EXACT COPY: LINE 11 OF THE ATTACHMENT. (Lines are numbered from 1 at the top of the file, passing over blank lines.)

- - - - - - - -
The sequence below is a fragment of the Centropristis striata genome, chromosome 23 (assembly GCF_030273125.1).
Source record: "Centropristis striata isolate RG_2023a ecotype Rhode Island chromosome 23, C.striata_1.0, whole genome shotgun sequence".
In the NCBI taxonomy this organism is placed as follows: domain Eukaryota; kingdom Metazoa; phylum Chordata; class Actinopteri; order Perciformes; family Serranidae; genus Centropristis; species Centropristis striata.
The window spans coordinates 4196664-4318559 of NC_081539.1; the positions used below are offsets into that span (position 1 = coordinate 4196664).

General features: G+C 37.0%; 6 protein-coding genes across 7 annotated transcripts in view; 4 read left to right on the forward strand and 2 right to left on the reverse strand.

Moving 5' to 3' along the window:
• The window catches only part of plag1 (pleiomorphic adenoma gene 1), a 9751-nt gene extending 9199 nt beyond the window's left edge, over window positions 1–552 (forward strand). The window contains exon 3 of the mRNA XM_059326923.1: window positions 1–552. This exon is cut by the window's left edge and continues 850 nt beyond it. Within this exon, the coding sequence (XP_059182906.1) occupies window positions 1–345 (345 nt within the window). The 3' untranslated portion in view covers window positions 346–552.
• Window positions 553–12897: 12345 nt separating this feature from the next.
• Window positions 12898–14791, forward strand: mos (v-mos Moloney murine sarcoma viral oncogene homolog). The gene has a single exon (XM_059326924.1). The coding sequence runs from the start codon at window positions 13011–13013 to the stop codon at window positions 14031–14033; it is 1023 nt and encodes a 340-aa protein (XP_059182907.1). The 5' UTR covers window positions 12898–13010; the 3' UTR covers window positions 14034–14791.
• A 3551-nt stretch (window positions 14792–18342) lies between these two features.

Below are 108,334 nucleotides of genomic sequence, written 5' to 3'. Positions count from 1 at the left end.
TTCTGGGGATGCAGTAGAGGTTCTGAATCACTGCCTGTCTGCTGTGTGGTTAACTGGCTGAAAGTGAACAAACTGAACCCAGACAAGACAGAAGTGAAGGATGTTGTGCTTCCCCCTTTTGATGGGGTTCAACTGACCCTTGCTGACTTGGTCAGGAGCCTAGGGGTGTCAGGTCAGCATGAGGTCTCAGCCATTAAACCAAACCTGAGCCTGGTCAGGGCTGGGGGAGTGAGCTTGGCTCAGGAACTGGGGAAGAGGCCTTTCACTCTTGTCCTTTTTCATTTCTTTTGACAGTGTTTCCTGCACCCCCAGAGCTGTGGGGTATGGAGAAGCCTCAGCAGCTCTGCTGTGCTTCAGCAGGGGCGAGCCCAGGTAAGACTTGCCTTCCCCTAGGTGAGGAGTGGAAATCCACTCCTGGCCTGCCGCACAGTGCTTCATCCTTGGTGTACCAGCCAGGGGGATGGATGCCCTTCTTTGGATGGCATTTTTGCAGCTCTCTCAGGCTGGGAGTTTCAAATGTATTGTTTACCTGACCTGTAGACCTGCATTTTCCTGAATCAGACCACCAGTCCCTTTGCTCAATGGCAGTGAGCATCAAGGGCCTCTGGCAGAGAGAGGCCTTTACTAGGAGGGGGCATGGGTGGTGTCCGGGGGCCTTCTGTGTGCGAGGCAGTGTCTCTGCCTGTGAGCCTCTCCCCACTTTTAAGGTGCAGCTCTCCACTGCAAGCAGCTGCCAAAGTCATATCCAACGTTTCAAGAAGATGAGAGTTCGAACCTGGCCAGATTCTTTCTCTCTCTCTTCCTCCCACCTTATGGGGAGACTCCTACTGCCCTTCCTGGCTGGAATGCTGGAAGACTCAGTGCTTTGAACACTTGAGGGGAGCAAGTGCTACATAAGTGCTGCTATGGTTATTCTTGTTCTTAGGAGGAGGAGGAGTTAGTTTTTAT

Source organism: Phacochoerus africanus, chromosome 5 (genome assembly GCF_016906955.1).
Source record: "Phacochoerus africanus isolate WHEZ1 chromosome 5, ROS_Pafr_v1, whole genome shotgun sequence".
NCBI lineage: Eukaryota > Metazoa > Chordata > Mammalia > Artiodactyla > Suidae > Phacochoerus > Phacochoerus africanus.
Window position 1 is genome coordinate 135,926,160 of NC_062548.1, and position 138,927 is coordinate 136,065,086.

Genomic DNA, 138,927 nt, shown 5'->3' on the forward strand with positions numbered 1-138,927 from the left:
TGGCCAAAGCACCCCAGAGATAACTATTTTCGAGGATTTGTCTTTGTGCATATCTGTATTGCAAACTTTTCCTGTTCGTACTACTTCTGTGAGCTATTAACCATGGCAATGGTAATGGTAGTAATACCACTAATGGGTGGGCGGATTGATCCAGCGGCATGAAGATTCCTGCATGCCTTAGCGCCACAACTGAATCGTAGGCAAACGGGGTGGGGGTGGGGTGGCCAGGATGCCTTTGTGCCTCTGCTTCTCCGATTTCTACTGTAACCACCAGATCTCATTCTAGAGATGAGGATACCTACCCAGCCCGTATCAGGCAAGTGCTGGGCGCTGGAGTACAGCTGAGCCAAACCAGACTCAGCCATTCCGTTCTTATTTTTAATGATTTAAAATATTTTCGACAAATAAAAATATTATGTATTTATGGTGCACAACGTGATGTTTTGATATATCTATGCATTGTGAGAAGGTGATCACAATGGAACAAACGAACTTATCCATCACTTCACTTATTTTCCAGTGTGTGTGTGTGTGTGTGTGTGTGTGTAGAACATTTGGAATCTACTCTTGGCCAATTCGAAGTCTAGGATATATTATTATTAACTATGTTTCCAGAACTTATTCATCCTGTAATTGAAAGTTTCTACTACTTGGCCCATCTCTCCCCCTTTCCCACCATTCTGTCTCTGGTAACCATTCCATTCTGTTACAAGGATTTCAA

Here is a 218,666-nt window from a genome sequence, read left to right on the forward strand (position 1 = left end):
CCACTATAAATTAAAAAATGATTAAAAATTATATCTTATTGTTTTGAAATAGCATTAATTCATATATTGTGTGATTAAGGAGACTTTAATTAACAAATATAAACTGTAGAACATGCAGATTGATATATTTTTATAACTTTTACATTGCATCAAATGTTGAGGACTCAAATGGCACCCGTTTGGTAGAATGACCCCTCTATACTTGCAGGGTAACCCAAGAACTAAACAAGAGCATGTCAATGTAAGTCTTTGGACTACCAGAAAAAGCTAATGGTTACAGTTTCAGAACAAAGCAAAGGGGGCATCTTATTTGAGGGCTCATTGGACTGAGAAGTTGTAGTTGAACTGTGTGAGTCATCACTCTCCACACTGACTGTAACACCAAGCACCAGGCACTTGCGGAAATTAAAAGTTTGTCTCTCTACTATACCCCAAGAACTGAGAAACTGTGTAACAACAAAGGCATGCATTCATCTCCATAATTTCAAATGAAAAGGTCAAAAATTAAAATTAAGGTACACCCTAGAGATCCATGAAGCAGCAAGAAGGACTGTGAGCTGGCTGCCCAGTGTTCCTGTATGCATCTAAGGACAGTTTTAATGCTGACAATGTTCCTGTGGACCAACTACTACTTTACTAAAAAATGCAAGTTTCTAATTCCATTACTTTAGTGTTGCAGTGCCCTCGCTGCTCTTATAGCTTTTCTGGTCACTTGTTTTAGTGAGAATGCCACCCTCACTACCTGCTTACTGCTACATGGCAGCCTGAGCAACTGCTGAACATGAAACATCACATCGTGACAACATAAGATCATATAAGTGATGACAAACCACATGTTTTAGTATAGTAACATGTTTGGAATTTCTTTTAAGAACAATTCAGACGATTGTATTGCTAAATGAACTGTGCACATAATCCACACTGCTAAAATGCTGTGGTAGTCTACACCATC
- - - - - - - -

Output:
Below are 108,334 nucleotides of genomic sequence, written 5' to 3'. Positions count from 1 at the left end.